VIRGINIA BEACH, VA: Catholic Diocese says parish must hold separate Communion services with Episcopalians
The church, led by both Catholic and Episcopal clergy, must begin having Catholics and non-Catholics meet in separate rooms to observe Holy Communion
By Jeff Sheler
November 21, 2012
The Roman Catholic Diocese of Richmond has told the nation's only blended Catholic and Episcopal parish that it must change its worship services so that Catholics and non-Catholics meet in separate rooms for Holy Communion.
The parish, Church of the Holy Apostles, has been led by Catholic and Episcopal co-pastors for more than 30 years. Parishioners say it's an arrangement that has allowed families in mixed marriages to worship together and has helped build bonds that transcend denominational boundaries.
In an emotionally charged meeting Monday with parish leaders, representatives of the Catholic diocese voiced support for the ecumenical congregation, said the Rev. Michael Ferguson, the parish's Episcopal pastor.
But the officials made it clear the current worship practice - using a combined liturgy in which the priests move to separate altars in the same room to say the Eucharistic prayers - was unacceptable, Ferguson said.
They instructed the parish to come up with a plan that provides for separate liturgies in separate rooms, Ferguson said.
"What was left in our laps was to develop a way to be together in those parts of the service where it would be acceptable to the diocese for us to be together, and then to separate... without making it disjointed," Ferguson said.
Once a plan is developed, Ferguson said, it will need approval of Catholic Bishop Francis X. DiLorenzo and Bishop Herman Hollerith of the Episcopal Diocese of Southern Virginia.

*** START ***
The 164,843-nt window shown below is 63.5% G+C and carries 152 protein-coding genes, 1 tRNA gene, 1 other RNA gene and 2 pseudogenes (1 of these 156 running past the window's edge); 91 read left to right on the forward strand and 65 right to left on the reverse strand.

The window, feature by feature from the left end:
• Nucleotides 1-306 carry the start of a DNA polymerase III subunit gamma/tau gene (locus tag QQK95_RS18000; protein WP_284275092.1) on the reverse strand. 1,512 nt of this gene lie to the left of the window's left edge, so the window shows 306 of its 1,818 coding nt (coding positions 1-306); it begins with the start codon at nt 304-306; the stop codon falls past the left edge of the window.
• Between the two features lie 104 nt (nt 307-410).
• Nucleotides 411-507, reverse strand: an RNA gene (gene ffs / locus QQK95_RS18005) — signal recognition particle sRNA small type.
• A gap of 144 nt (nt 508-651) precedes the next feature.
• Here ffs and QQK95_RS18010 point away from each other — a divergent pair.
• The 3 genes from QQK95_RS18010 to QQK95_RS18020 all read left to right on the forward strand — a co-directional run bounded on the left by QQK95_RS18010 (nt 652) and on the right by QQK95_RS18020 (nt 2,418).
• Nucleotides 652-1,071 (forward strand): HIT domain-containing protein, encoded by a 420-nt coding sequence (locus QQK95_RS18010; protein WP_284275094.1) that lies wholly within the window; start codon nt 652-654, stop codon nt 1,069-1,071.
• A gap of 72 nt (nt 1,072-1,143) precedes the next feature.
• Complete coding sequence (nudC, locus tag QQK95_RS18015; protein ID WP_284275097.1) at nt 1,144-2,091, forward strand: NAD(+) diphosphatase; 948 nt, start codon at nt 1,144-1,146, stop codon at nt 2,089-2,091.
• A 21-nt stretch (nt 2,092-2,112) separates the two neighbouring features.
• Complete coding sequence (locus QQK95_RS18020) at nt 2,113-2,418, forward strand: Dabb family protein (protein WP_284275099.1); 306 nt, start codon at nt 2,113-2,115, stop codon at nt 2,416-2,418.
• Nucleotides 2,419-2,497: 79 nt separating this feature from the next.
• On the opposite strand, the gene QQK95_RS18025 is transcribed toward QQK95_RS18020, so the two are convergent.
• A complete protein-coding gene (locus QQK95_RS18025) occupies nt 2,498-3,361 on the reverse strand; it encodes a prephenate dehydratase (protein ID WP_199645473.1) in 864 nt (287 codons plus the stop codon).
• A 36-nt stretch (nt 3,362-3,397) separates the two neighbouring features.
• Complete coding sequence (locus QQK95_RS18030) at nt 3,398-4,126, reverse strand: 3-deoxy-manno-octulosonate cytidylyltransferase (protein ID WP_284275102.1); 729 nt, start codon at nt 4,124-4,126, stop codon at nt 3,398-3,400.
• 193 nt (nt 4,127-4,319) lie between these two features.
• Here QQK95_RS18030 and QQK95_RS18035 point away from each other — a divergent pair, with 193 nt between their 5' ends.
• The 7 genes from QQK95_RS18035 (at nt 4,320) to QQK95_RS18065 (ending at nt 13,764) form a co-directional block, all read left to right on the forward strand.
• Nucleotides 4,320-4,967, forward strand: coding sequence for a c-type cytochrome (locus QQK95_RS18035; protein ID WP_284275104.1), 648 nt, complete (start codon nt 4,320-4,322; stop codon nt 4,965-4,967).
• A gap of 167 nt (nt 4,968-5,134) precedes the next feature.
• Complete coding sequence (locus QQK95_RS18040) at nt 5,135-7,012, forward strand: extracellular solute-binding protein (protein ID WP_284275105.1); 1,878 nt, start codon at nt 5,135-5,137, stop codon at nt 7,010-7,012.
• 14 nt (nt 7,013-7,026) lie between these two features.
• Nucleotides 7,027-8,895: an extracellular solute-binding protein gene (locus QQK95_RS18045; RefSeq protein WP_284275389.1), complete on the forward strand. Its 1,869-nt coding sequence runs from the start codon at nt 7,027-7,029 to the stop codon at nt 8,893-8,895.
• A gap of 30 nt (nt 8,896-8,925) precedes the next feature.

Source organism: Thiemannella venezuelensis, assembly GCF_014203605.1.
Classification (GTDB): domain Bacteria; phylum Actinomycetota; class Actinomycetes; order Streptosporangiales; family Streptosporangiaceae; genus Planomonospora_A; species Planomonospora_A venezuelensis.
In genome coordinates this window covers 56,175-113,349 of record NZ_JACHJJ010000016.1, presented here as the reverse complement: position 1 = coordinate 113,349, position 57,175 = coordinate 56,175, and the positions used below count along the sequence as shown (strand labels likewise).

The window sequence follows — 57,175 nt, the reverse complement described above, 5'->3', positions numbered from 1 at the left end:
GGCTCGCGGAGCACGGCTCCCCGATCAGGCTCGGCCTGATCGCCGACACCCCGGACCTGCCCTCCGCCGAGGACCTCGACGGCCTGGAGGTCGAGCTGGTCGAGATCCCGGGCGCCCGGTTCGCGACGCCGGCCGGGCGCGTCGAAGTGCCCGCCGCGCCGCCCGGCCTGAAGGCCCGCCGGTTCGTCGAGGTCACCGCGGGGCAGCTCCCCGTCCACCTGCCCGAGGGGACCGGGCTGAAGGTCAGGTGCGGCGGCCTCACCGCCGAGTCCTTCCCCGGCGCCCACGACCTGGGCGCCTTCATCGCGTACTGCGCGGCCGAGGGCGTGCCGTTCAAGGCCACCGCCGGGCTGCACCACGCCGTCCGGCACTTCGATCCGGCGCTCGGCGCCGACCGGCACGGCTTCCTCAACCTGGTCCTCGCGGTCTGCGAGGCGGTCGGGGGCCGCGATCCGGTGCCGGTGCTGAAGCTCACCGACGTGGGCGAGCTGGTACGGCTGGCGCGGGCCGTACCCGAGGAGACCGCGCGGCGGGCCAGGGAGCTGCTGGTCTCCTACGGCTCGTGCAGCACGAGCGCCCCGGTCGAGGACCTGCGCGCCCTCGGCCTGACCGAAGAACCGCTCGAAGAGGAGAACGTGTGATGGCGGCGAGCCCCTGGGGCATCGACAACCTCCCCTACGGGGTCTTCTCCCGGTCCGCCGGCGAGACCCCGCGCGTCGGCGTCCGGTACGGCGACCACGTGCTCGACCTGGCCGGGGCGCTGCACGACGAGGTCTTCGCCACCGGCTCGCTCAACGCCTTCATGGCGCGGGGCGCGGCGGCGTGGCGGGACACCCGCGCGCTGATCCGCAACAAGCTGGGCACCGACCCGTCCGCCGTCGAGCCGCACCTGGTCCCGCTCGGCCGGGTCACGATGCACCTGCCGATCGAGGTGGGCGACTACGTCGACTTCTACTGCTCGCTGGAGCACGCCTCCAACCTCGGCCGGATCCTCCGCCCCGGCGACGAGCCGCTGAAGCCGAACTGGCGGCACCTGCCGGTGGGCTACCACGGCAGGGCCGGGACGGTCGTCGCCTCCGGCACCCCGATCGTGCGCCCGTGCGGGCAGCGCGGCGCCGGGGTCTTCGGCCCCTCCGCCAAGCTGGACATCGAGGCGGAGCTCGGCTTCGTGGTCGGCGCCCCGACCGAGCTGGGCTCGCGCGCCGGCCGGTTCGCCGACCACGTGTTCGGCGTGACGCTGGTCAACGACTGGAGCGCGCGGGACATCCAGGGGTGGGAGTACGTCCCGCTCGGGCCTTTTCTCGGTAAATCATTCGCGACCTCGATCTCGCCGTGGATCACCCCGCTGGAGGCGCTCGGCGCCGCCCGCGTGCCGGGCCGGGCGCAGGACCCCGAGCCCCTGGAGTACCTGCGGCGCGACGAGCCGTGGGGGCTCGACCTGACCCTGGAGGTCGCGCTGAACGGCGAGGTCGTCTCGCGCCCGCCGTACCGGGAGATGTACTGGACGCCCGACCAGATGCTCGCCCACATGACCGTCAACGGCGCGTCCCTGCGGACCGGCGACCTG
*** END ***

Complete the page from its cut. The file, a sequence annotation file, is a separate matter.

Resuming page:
Ferguson said he is confident an acceptable arrangement can be worked out.
"It could have been much worse," he said.
Michael Cherwa, president of the parish vestry council and a Catholic, said council members were "surprised and saddened" by the diocesan officials' presentation during the two-hour meeting.
"They told us what we are doing is not in compliance with the Roman Catholic Church, that there are some things we need to change," Cherwa said.
He said they were told it was a message handed down from Rome.
"That came as news to us. It's been such a joy for families to come together from different sides and celebrate together. To be told we've been doing something wrong, it was a shock and a disappointment."
Yet from the beginning, the ecumenical arrangement raised eyebrows in the church hierarchy. While it was not unusual for Catholic parishes to share facilities with other denominations, a combined parish using a shared liturgy was unheard-of.
Retired Bishop Walter Sullivan, who helped launch the parish and participated in a recent 35th anniversary service, had encouraged local church leaders to keep a low profile, parish leaders said.
"Whenever I have visited, I've found the services distracting," said Stephen Neill, a spokesman for the Richmond diocese and editor of its newspaper. "It was like going to a movie that has two different endings, or having two people talking to you at once."
He offered no explanation as to why this objection was raised now.
Ferguson said many parishioners at the church on Lynnhaven Parkway are still upset by DiLorenzo's removal earlier this month of the parish's Catholic co-pastor, the Rev. James E. Parke.
DiLorenzo gave no reason for Parke's dismissal, which was communicated in a letter to the parish on Nov. 2. Parke has not been reassigned.
Cherwa said no additional explanation was offered at the meeting.
The diocese has temporarily installed as interim priest Monsignor Raymond Barton, who was the parish's Catholic co-pastor at its beginning in 1977.
Ferguson said he planned to give a detailed report of the meeting to parishioners during Sunday's service.
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